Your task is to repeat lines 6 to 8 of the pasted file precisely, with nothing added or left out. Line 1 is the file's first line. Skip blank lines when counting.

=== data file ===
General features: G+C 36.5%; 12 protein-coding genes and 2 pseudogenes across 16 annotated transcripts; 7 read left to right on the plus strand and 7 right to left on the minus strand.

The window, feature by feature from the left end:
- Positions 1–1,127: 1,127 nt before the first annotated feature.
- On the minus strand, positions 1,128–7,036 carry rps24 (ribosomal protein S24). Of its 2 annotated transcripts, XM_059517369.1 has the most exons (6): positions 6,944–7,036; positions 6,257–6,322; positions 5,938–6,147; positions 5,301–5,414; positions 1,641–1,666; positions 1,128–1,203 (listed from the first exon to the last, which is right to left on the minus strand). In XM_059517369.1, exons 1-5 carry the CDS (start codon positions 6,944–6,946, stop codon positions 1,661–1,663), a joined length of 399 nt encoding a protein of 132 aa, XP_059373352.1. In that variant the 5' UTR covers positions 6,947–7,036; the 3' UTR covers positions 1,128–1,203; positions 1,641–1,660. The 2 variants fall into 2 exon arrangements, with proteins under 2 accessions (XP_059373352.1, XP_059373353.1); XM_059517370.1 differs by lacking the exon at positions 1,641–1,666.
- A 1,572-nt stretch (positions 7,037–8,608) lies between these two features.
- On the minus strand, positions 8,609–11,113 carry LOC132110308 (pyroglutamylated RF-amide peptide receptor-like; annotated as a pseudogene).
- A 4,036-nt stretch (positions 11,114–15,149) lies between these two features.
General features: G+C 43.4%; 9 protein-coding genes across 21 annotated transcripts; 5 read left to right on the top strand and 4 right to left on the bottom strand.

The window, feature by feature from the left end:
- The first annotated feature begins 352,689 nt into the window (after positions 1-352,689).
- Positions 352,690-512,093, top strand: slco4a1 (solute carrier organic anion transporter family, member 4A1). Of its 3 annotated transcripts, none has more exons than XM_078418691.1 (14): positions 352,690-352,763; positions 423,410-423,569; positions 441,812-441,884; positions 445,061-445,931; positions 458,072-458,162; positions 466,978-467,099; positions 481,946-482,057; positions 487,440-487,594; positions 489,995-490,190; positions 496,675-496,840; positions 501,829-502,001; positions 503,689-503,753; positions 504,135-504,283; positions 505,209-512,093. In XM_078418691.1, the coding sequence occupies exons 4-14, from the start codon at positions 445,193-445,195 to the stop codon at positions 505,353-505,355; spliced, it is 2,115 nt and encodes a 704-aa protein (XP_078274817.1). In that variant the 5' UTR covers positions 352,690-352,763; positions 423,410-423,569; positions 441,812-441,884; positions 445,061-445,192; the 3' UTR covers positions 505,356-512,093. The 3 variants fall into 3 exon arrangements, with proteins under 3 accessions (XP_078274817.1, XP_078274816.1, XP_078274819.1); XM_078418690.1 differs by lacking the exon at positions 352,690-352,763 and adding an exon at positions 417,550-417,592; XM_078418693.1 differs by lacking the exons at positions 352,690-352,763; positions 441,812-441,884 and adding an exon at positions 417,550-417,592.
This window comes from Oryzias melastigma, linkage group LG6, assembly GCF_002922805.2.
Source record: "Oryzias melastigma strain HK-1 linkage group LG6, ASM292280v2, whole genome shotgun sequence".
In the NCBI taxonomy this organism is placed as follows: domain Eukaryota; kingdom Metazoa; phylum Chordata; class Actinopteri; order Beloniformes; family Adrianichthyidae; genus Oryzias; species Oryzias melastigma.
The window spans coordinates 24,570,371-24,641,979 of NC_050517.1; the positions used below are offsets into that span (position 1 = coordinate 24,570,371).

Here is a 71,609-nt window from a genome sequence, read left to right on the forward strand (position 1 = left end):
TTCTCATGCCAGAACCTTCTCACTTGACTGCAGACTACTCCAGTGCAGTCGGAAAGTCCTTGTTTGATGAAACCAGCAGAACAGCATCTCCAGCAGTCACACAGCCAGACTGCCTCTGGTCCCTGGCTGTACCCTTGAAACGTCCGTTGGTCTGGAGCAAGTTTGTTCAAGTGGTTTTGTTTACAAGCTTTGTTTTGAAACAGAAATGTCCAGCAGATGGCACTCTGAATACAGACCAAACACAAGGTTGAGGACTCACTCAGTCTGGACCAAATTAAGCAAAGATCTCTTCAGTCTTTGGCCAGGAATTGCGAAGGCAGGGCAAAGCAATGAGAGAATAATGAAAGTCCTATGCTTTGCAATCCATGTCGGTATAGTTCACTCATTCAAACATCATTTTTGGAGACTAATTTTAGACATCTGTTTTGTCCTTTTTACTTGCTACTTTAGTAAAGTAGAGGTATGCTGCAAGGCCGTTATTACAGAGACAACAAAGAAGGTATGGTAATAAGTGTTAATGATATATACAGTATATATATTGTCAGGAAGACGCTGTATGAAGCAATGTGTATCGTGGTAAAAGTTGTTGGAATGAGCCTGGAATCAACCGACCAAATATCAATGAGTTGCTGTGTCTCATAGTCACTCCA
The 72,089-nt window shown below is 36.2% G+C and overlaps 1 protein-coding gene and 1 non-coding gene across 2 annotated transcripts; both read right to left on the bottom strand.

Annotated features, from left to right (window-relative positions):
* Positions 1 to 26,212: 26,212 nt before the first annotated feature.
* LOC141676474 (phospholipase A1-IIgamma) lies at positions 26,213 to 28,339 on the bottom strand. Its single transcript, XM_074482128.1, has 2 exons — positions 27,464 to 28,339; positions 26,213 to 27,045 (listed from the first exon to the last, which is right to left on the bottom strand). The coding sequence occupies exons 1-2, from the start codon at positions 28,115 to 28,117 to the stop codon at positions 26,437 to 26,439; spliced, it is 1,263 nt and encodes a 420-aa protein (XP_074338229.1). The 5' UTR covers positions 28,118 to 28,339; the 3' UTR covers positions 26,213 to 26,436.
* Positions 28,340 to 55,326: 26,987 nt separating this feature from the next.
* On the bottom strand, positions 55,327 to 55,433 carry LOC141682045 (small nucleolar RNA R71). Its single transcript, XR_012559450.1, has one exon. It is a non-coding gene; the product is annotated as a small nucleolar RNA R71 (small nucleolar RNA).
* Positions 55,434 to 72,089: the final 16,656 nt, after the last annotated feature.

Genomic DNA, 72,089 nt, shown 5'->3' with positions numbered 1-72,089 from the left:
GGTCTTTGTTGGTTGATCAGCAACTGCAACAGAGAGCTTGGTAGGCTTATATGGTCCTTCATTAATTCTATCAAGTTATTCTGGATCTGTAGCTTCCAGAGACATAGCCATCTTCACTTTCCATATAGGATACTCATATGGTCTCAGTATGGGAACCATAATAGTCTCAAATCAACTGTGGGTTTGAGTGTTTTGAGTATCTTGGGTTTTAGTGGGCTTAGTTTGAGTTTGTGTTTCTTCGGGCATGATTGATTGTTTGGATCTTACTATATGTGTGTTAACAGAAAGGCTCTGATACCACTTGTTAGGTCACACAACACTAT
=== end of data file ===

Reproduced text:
- On the minus strand, positions 8,609–11,113 carry LOC132110308 (pyroglutamylated RF-amide peptide receptor-like; annotated as a pseudogene).
- A 4,036-nt stretch (positions 11,114–15,149) lies between these two features.
General features: G+C 43.4%; 9 protein-coding genes across 21 annotated transcripts; 5 read left to right on the top strand and 4 right to left on the bottom strand.